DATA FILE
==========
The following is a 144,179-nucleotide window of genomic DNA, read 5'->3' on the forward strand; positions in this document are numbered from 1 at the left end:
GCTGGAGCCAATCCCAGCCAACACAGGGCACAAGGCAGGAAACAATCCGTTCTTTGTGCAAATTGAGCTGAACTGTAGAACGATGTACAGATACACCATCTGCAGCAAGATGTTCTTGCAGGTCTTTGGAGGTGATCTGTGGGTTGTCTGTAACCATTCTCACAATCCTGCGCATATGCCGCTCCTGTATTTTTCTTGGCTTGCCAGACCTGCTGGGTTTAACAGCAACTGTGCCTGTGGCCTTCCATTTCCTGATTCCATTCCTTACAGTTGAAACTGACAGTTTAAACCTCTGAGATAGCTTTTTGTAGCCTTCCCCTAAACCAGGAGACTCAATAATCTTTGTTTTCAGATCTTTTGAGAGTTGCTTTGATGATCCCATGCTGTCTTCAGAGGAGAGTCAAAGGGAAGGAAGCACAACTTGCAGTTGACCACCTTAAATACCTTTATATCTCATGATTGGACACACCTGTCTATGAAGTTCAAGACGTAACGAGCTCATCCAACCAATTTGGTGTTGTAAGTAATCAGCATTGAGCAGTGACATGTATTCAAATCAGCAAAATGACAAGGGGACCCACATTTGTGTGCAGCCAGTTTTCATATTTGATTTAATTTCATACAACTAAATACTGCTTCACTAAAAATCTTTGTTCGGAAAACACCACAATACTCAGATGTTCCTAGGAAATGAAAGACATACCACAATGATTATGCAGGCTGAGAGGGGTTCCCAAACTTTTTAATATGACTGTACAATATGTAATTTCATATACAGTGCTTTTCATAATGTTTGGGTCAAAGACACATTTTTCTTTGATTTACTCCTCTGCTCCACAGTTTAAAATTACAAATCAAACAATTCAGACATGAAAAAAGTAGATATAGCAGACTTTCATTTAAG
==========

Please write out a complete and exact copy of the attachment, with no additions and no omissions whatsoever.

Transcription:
The following is a 144,179-nucleotide window of genomic DNA, read 5'->3' on the forward strand; positions in this document are numbered from 1 at the left end:
GCTGGAGCCAATCCCAGCCAACACAGGGCACAAGGCAGGAAACAATCCGTTCTTTGTGCAAATTGAGCTGAACTGTAGAACGATGTACAGATACACCATCTGCAGCAAGATGTTCTTGCAGGTCTTTGGAGGTGATCTGTGGGTTGTCTGTAACCATTCTCACAATCCTGCGCATATGCCGCTCCTGTATTTTTCTTGGCTTGCCAGACCTGCTGGGTTTAACAGCAACTGTGCCTGTGGCCTTCCATTTCCTGATTCCATTCCTTACAGTTGAAACTGACAGTTTAAACCTCTGAGATAGCTTTTTGTAGCCTTCCCCTAAACCAGGAGACTCAATAATCTTTGTTTTCAGATCTTTTGAGAGTTGCTTTGATGATCCCATGCTGTCTTCAGAGGAGAGTCAAAGGGAAGGAAGCACAACTTGCAGTTGACCACCTTAAATACCTTTATATCTCATGATTGGACACACCTGTCTATGAAGTTCAAGACGTAACGAGCTCATCCAACCAATTTGGTGTTGTAAGTAATCAGCATTGAGCAGTGACATGTATTCAAATCAGCAAAATGACAAGGGGACCCACATTTGTGTGCAGCCAGTTTTCATATTTGATTTAATTTCATACAACTAAATACTGCTTCACTAAAAATCTTTGTTCGGAAAACACCACAATACTCAGATGTTCCTAGGAAATGAAAGACATACCACAATGATTATGCAGGCTGAGAGGGGTTCCCAAACTTTTTAATATGACTGTACAATATGTAATTTCATATACAGTGCTTTTCATAATGTTTGGGTCAAAGACACATTTTTCTTTGATTTACTCCTCTGCTCCACAGTTTAAAATTACAAATCAAACAATTCAGACATGAAAAAAGTAGATATAGCAGACTTTCATTTAAG